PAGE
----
Posted: May 22, 2014 7:00 AM
 
We generally think of peer pressure as being something kids deal with during the teen years, but that may be old thinking. There is evidence of peer pressure beginning as early as 9 years of age — here’s what to watch for.
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Think peer pressure is the stuff that high school is made of? You might be surprised to hear that peer pressure actually influences kids way earlier than that. A University of Maryland study may make parents and teachers more likely to be on the lookout for cliques, biases and peer influencing that can happen as early as elementary school.

Wake-up call for parents

Think you need to watch for peer pressure issues with your middle or high school student only? Researchers have concluded that peer pressure affects our kids way earlier than previously suspected — as early as elementary school. They term their new line of research "group dynamics of childhood," and claim their findings are a wake-up call for both teachers and parents as to the peer pressure that exists among the younger students. Their research delved into what kids think about group behavior, and whether or not group behaviors are fair, and they note that conflicts involving group loyalty and fairness have often been viewed as "older child" behavior that didn't extend to the elementary school playground. "This is not just an adolescent issue," shares Melanie Killen, a University of Maryland developmental psychologist who led the study. "Peer group pressure begins in elementary schools, as early as age 9. It's what kids actually encounter there on any given day," she adds. The study appeared in the May/June 2013 issue of Child Development.

When peer groups go bad

Should parents be concerned about their elementary school kids who are involved in a relatively defined peer group? Peer groups that begin to form in elementary school actually help children's development by providing positive friendships and relationships, and a system of social support, according to Killen. It starts to sour when the group begins to exert undue influence and imposes unfair standards on outsiders or members of other groups.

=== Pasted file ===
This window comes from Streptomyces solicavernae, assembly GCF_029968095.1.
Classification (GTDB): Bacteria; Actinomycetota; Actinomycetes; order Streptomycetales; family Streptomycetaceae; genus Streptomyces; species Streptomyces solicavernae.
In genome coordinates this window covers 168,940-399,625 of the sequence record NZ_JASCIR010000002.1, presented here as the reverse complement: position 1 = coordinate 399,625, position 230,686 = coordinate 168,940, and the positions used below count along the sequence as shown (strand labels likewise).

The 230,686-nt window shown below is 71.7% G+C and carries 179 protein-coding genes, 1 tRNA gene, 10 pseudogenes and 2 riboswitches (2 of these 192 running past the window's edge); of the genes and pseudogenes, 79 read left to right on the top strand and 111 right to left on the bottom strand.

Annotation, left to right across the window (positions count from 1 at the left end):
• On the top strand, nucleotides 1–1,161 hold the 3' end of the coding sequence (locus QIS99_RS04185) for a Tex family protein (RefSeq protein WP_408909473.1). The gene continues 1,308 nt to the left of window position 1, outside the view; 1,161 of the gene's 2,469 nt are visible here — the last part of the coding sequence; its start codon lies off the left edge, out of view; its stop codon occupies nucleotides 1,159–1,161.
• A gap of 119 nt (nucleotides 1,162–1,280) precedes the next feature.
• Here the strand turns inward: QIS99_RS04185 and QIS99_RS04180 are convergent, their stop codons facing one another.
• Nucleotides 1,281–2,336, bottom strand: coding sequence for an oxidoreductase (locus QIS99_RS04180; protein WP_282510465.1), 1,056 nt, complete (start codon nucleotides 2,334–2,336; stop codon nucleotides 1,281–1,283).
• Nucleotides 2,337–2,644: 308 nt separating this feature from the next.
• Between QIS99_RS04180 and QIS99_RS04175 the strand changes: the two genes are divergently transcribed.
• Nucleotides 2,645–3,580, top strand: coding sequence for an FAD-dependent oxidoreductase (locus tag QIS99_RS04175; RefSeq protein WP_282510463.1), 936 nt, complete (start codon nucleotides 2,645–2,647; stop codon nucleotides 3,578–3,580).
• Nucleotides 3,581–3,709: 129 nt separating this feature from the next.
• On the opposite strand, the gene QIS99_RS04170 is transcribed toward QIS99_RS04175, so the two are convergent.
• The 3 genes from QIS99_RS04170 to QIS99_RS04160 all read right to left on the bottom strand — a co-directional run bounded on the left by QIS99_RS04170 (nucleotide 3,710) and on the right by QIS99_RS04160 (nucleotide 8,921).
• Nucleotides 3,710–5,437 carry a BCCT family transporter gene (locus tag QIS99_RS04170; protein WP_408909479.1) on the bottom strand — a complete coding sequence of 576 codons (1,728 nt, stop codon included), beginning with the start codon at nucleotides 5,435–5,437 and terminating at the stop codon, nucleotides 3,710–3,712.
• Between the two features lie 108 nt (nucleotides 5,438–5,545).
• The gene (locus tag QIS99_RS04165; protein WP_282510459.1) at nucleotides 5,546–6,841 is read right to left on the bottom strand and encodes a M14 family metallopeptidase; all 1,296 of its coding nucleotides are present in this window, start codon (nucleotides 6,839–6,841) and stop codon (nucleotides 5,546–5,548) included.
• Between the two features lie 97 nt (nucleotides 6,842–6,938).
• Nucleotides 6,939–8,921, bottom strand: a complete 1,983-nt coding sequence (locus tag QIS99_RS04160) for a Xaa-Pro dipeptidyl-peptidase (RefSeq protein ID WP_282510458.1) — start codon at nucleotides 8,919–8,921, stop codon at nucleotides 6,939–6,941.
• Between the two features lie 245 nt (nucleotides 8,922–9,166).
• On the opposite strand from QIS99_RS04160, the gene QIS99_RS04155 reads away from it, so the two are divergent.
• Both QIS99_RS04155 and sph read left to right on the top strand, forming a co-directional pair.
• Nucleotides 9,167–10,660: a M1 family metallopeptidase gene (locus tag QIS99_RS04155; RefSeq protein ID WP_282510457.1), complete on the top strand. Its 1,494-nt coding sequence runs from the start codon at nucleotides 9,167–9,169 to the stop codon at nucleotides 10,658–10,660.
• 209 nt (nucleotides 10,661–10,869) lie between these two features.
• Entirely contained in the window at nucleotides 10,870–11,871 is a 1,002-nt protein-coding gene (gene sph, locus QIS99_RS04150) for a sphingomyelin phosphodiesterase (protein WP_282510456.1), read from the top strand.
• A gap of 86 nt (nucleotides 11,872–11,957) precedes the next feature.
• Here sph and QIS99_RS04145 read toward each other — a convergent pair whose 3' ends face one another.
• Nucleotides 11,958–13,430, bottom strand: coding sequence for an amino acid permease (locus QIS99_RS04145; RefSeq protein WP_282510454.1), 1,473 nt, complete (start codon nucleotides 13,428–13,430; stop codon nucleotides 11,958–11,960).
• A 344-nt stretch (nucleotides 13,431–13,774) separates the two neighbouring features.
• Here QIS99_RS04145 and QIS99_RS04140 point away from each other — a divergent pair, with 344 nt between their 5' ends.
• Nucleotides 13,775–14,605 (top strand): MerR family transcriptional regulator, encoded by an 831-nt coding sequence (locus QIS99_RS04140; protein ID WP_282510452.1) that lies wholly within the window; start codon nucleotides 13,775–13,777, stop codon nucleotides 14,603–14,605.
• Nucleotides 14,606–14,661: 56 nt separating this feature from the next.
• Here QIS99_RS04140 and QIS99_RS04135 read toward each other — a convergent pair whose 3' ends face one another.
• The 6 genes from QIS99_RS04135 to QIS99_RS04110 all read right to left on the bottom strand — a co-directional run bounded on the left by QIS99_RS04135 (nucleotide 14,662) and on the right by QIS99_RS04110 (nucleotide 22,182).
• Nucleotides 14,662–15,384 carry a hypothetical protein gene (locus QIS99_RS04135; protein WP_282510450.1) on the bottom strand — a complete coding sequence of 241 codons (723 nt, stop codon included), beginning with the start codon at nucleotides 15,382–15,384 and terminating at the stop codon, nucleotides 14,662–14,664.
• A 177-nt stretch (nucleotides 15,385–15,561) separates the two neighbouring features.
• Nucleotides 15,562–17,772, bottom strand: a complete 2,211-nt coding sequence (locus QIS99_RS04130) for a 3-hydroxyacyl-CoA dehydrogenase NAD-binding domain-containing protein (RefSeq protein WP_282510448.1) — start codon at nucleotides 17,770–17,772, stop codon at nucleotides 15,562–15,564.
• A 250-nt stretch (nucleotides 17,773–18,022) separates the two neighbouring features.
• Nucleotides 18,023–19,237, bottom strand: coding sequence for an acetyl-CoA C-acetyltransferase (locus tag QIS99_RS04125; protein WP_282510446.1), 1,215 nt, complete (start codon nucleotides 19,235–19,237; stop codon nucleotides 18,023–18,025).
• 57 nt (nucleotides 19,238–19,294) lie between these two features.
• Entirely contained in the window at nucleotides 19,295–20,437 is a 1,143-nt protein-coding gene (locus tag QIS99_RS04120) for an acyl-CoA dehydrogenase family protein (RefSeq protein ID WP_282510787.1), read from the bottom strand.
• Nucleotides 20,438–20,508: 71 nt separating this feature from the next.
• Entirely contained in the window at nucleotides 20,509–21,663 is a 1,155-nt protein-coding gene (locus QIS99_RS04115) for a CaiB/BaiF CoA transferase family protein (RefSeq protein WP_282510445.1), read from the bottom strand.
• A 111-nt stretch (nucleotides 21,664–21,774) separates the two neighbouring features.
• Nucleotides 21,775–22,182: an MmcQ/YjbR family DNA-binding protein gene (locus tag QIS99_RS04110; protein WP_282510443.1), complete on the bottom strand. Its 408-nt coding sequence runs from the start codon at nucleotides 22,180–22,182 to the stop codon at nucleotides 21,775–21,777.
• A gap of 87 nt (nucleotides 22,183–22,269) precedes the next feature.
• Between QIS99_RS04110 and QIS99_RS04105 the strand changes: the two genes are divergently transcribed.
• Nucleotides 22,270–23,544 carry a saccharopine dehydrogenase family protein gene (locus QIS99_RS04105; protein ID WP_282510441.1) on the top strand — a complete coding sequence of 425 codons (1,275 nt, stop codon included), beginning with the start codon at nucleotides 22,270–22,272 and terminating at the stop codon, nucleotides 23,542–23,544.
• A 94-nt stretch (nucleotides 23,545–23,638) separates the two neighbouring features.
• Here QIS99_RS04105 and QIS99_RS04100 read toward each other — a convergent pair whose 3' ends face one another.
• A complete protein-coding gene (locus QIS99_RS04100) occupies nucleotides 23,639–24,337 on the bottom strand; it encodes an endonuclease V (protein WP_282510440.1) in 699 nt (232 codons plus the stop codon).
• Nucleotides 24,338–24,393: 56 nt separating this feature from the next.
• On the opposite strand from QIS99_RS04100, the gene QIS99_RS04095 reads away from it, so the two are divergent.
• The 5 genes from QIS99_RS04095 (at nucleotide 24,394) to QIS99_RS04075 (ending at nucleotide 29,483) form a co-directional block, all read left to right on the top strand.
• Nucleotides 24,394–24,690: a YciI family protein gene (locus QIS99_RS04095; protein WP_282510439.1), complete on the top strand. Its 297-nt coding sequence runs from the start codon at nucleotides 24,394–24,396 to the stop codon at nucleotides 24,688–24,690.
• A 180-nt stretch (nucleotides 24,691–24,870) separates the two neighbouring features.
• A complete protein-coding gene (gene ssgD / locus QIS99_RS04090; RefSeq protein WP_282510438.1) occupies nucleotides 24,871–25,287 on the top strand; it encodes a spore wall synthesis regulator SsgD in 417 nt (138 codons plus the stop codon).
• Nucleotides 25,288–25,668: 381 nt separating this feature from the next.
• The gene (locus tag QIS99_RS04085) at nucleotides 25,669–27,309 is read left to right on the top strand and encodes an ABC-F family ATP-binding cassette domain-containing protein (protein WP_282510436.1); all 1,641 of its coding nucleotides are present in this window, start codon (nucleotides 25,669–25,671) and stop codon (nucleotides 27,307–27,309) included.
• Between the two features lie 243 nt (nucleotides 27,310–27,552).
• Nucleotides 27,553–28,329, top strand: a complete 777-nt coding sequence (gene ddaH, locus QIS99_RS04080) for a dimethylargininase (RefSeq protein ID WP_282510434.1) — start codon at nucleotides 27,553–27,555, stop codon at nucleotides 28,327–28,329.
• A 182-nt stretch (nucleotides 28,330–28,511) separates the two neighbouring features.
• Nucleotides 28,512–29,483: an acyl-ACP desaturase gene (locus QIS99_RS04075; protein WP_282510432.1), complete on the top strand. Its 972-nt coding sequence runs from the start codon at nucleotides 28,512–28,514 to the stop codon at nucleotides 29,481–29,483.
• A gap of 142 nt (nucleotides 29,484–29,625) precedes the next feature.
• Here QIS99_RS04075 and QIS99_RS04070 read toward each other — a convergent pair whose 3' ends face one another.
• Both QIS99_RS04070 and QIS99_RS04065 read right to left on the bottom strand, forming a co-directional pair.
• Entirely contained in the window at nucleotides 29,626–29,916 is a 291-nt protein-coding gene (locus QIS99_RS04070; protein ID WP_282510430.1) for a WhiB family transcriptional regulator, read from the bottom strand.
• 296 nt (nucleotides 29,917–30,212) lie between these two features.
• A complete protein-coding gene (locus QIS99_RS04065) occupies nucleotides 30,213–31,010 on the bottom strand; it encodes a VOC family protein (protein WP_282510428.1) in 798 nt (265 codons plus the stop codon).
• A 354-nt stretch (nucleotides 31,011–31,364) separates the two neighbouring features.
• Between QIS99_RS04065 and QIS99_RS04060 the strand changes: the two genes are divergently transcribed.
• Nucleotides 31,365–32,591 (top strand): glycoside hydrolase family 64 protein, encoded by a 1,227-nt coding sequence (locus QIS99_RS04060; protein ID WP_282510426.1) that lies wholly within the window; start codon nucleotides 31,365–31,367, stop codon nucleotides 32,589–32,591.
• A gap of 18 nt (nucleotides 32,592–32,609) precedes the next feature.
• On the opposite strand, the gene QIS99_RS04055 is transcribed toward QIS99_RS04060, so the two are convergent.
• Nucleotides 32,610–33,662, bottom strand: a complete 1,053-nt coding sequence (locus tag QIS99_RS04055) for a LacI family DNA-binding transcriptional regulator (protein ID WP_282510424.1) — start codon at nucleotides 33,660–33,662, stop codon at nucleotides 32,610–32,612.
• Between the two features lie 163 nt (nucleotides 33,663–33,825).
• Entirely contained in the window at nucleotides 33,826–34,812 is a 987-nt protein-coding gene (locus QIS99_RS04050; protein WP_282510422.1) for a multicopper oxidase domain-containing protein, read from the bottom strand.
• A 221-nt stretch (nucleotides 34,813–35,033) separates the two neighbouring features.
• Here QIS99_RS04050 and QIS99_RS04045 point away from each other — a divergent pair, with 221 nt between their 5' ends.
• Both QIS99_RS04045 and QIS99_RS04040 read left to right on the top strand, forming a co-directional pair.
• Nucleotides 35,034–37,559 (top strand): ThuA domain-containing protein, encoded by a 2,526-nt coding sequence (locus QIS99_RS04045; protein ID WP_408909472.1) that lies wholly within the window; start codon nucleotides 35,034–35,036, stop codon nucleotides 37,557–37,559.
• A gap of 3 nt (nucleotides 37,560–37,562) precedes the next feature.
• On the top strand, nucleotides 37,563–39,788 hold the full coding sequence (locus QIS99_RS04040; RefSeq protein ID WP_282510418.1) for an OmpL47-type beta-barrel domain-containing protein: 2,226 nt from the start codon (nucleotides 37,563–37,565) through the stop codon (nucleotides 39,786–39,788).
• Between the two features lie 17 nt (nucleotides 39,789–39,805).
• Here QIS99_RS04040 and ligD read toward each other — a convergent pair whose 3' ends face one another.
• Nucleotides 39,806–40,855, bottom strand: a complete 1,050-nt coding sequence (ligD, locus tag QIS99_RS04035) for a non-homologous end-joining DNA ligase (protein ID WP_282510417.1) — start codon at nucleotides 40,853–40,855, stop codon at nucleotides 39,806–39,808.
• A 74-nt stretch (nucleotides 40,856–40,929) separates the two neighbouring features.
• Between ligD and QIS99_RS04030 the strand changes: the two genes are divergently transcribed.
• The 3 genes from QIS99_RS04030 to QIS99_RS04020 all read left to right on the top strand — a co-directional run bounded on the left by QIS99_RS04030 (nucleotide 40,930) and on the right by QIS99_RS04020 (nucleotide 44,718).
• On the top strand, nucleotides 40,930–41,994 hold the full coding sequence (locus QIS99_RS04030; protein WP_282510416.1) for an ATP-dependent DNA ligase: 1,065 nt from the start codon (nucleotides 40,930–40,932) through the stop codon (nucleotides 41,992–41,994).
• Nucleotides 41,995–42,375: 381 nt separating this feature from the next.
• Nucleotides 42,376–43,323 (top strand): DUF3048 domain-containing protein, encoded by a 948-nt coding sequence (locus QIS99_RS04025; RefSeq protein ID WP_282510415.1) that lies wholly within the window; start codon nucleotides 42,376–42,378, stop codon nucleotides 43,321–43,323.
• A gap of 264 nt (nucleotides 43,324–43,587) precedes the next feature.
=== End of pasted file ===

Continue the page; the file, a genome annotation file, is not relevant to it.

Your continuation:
If your child is showing a level of anxiety about being with friends, this may signal issues and conflicts within their peer group relationships, and they may need some guidance from parents.

"Children may need help from adults when they face conflicts between loyalty to the group and fairness to outsiders," Killen says. "They may be struggling to 'do the right thing' and still stay on good terms with friends in the group, but not know how." If your child is showing a level of anxiety about being with friends, this may signal issues and conflicts within their peer group relationships, and they may need some guidance from parents. Even at this early age, children will show a streak of moral independence and a willingness to stand up to the group, but the consequences can be long-term. "Parents and teachers often miss children's nascent understanding of group dynamics, as well as kids' willingness to buck to the pressure," Killen explains. "Children begin to figure out the costs and consequences of resisting peer group pressure early," she adds. "By adolescence, they find it only gets more complicated."

Parents can help guide that moral compass

What can we do? For the parent who thought peer pressure was the stuff high school is made of, these early entries into complicated social relationships can come as a surprise. The study suggests that these findings overall show that with age, children can not only apply their understanding of fairness to their social groups, but also recognize what makes the dynamics of a group often complex.

Although difficult, kids this young realize that while it may not be popular in the group, there may be times when standing up to their peers is the right thing to do.

Study findings show that with age, children can apply their understanding of fairness to social groups, and recognize what makes group dynamics complex. Although difficult, kids this young realize that while it may not be popular in the group, there may be times when standing up to their peers is the right thing to do. Parents can encourage their kids to think about what's truly right by continuing to talk with their kids and encourage an open-ended dialogue about friends and situations that happen at school, or in after-school situations like team sports or day care.

Talk to your young kids often about fairness, equity and friendships. Ask them "what-if?" questions and work through scenarios that not only place your child as part of the group, but as an outcast. The younger you can encourage them to have empathy and understanding for their peers, the better.

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